- Shopping Bag ( 0 items )
This book is one in a refreshing and unique series by author, Ellen Sabin. Her other books include: The Giving Book: Open the Door to a Lifetime of Giving; The Hero Book: Learning Lessons From the People You Admire; and The Healing Book: Facing the Death, and Celebrating the Life, of Someone You Love.
Posted March 2, 2006
As an elementary school teacher I find it hard to cover everything I believe my students should learn, especially when it comes to teaching them about some of the challenges that their fellow students may have. 'The Autism Acceptance Book' takes all of the mystery out of this otherwise confusing challenge that children and adults alike tend to know less about than they think. I personally learned a lot about autism from how easily and approachably Ellen Sabin the author has written this text. As an elementary teacher I strongly suggest it as a part of your curriculum, and it would also work very well between parent and child, you'll be surprised at what you both learn!
2 out of 2 people found this review helpful.Was this review helpful? Yes NoThank you for your feedback. Report this reviewThank you, this review has been flagged.
Posted December 14, 2009
Posted August 24, 2006
Being a parent of an autistic child, I love this book. It not only embraces the world of the autistic child, but explains it in a way that children can understand what it can be like to be autistic. The colors are bright and vibrant, and the flow is just right. I have been recommending this book to people in my community, and they share my feelings. Thank you for developing such a wonderful concept.Was this review helpful? Yes NoThank you for your feedback. Report this reviewThank you, this review has been flagged.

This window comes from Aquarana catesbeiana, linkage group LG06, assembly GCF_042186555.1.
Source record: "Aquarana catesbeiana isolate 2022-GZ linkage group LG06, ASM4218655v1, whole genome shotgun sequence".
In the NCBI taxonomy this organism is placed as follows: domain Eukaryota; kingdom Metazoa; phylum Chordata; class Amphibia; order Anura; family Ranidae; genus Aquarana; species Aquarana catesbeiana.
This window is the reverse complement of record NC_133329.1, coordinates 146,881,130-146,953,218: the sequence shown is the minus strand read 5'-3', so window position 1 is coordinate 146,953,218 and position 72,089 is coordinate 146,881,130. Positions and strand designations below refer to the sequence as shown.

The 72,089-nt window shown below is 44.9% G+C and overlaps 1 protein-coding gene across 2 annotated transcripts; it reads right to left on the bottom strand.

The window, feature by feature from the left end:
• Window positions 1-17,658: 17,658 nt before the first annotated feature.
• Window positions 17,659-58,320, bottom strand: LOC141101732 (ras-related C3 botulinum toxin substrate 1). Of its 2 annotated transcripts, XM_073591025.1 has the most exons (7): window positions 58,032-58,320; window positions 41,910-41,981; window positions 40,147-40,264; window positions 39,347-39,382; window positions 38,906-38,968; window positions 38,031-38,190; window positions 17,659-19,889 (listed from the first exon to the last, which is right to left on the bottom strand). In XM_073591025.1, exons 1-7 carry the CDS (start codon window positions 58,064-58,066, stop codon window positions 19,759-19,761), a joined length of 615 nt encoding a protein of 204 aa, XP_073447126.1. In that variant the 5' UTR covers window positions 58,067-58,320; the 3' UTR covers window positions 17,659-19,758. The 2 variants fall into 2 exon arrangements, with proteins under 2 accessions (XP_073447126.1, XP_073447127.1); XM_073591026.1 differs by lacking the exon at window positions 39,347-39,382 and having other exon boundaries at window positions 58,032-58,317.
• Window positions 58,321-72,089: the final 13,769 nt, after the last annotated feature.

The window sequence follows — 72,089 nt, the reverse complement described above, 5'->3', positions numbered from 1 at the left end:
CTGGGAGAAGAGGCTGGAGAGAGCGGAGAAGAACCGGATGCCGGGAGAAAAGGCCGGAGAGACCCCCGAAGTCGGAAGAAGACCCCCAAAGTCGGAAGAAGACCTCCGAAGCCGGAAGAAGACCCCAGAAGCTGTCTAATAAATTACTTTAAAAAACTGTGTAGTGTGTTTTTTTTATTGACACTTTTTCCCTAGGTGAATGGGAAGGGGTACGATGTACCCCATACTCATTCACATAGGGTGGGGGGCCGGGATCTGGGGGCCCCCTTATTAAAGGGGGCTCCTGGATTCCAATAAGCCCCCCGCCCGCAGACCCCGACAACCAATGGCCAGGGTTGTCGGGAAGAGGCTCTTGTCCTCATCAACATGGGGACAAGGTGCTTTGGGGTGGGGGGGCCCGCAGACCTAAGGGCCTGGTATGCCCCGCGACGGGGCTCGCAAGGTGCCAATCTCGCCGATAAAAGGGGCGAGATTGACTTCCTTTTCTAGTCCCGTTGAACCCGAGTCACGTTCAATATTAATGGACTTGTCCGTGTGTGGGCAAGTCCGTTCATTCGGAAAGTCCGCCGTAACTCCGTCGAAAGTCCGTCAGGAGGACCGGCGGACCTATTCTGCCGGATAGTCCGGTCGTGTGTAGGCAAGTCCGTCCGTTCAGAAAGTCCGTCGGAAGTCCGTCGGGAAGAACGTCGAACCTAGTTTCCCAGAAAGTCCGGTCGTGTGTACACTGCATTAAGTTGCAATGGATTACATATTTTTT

Posted March 17, 2006
This is a wonderful, engaging, valuable book- thoughtful without being preachy, direct while being engaging and conversational. I would highly recommend this book as a gift and guide to any child who is coming into contact with people with autism for the first time (or anything that marks someone as different than their young peers). The book strikes, in my view, just the right tone to give a young person insight into the needs and differences of a person with autism, without resorting to or promoting condescension or pity toward people with differences.Was this review helpful? Yes NoThank you for your feedback. Report this reviewThank you, this review has been flagged.